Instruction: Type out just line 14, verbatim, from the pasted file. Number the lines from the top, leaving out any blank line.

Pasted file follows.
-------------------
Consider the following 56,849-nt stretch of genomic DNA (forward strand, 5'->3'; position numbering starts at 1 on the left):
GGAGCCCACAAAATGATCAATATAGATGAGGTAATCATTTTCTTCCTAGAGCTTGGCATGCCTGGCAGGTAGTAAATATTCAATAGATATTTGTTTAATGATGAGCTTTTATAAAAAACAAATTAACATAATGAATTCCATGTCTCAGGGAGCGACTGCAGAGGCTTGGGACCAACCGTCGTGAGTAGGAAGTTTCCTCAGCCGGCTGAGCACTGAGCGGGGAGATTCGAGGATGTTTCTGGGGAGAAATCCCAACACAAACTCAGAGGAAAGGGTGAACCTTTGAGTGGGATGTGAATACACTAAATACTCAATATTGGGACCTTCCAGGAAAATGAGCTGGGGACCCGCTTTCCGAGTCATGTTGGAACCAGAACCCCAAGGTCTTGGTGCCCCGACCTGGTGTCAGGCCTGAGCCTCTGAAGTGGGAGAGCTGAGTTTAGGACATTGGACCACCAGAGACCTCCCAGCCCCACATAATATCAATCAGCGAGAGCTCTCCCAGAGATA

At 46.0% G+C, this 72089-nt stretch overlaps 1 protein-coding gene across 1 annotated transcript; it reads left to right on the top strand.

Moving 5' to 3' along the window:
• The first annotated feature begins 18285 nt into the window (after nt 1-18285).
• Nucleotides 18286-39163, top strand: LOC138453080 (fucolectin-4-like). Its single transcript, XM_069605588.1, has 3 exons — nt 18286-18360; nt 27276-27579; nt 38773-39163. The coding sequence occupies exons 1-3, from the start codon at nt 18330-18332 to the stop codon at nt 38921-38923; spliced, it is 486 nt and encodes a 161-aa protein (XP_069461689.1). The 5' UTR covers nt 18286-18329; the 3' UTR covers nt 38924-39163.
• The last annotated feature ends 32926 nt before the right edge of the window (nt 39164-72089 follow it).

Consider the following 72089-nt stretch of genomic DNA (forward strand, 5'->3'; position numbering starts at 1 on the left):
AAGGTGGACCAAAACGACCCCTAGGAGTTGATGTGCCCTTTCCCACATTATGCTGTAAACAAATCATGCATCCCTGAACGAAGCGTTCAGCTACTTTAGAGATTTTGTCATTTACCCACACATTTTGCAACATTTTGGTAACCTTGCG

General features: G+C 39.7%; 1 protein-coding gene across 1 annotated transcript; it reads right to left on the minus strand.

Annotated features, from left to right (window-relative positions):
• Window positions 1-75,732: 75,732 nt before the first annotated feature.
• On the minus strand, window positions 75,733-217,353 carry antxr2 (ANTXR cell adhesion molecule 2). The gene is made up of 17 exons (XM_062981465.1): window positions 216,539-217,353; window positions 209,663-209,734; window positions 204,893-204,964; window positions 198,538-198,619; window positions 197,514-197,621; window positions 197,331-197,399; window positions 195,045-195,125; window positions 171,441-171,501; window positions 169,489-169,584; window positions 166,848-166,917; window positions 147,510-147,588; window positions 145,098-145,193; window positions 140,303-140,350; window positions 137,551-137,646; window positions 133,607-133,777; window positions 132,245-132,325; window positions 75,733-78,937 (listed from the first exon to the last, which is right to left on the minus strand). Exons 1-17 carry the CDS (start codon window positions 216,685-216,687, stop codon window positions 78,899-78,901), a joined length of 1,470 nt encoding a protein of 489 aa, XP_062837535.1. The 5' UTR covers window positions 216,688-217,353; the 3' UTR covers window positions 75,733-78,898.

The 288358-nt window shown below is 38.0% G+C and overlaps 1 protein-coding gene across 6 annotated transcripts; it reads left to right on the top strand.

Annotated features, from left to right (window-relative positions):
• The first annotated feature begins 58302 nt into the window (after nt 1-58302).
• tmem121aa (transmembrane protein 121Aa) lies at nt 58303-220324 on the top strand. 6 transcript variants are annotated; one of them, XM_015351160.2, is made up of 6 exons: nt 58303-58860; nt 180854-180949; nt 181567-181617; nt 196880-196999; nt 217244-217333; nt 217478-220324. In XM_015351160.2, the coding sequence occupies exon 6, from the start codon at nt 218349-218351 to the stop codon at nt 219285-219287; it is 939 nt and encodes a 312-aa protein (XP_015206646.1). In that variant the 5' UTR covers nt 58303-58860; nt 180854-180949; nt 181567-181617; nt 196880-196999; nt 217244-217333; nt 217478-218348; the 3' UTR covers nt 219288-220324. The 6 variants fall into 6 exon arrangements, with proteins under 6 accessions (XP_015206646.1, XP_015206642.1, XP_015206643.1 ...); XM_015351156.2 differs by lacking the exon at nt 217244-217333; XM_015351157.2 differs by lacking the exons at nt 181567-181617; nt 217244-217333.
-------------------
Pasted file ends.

The 288358-nt window shown below is 38.0% G+C and overlaps 1 protein-coding gene across 6 annotated transcripts; it reads left to right on the top strand.